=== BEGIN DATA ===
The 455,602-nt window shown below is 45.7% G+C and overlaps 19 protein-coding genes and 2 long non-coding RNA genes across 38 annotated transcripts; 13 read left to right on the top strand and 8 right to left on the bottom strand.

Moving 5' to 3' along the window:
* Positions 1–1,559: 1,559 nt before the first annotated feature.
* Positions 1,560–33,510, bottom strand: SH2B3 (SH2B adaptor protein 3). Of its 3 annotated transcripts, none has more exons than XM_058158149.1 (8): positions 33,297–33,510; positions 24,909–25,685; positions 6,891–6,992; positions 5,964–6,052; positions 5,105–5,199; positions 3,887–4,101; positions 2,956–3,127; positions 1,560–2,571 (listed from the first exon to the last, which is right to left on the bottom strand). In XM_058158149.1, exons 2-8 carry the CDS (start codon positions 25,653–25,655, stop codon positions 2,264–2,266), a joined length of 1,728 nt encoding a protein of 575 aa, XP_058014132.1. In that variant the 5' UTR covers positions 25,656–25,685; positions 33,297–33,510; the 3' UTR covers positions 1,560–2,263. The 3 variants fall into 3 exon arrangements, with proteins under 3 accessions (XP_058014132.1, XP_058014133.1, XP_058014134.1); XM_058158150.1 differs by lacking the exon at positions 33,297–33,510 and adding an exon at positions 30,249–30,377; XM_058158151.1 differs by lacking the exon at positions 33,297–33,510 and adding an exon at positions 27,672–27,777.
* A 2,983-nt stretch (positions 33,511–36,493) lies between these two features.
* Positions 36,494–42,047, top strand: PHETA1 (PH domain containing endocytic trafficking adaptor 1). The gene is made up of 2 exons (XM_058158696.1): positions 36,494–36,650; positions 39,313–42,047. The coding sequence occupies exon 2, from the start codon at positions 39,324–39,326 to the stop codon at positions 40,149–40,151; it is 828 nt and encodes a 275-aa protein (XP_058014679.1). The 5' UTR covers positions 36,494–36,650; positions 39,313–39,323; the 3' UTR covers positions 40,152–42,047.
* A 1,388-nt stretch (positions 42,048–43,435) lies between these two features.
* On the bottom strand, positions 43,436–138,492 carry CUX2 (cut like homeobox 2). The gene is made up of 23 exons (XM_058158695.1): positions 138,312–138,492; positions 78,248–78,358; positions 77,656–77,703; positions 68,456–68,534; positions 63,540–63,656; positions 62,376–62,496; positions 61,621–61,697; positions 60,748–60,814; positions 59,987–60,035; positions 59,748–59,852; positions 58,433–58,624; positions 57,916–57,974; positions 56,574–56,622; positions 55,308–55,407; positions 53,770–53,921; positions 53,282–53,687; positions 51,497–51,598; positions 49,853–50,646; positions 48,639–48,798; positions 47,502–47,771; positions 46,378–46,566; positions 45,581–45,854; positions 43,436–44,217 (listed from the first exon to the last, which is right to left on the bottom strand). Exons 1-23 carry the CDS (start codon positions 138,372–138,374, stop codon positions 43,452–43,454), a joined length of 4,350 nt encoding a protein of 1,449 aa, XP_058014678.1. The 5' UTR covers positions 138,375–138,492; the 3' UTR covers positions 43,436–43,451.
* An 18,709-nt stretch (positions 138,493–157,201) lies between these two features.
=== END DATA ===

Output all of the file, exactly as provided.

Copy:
The 455,602-nt window shown below is 45.7% G+C and overlaps 19 protein-coding genes and 2 long non-coding RNA genes across 38 annotated transcripts; 13 read left to right on the top strand and 8 right to left on the bottom strand.

Moving 5' to 3' along the window:
* Positions 1–1,559: 1,559 nt before the first annotated feature.
* Positions 1,560–33,510, bottom strand: SH2B3 (SH2B adaptor protein 3). Of its 3 annotated transcripts, none has more exons than XM_058158149.1 (8): positions 33,297–33,510; positions 24,909–25,685; positions 6,891–6,992; positions 5,964–6,052; positions 5,105–5,199; positions 3,887–4,101; positions 2,956–3,127; positions 1,560–2,571 (listed from the first exon to the last, which is right to left on the bottom strand). In XM_058158149.1, exons 2-8 carry the CDS (start codon positions 25,653–25,655, stop codon positions 2,264–2,266), a joined length of 1,728 nt encoding a protein of 575 aa, XP_058014132.1. In that variant the 5' UTR covers positions 25,656–25,685; positions 33,297–33,510; the 3' UTR covers positions 1,560–2,263. The 3 variants fall into 3 exon arrangements, with proteins under 3 accessions (XP_058014132.1, XP_058014133.1, XP_058014134.1); XM_058158150.1 differs by lacking the exon at positions 33,297–33,510 and adding an exon at positions 30,249–30,377; XM_058158151.1 differs by lacking the exon at positions 33,297–33,510 and adding an exon at positions 27,672–27,777.
* A 2,983-nt stretch (positions 33,511–36,493) lies between these two features.
* Positions 36,494–42,047, top strand: PHETA1 (PH domain containing endocytic trafficking adaptor 1). The gene is made up of 2 exons (XM_058158696.1): positions 36,494–36,650; positions 39,313–42,047. The coding sequence occupies exon 2, from the start codon at positions 39,324–39,326 to the stop codon at positions 40,149–40,151; it is 828 nt and encodes a 275-aa protein (XP_058014679.1). The 5' UTR covers positions 36,494–36,650; positions 39,313–39,323; the 3' UTR covers positions 40,152–42,047.
* A 1,388-nt stretch (positions 42,048–43,435) lies between these two features.
* On the bottom strand, positions 43,436–138,492 carry CUX2 (cut like homeobox 2). The gene is made up of 23 exons (XM_058158695.1): positions 138,312–138,492; positions 78,248–78,358; positions 77,656–77,703; positions 68,456–68,534; positions 63,540–63,656; positions 62,376–62,496; positions 61,621–61,697; positions 60,748–60,814; positions 59,987–60,035; positions 59,748–59,852; positions 58,433–58,624; positions 57,916–57,974; positions 56,574–56,622; positions 55,308–55,407; positions 53,770–53,921; positions 53,282–53,687; positions 51,497–51,598; positions 49,853–50,646; positions 48,639–48,798; positions 47,502–47,771; positions 46,378–46,566; positions 45,581–45,854; positions 43,436–44,217 (listed from the first exon to the last, which is right to left on the bottom strand). Exons 1-23 carry the CDS (start codon positions 138,372–138,374, stop codon positions 43,452–43,454), a joined length of 4,350 nt encoding a protein of 1,449 aa, XP_058014678.1. The 5' UTR covers positions 138,375–138,492; the 3' UTR covers positions 43,436–43,451.
* An 18,709-nt stretch (positions 138,493–157,201) lies between these two features.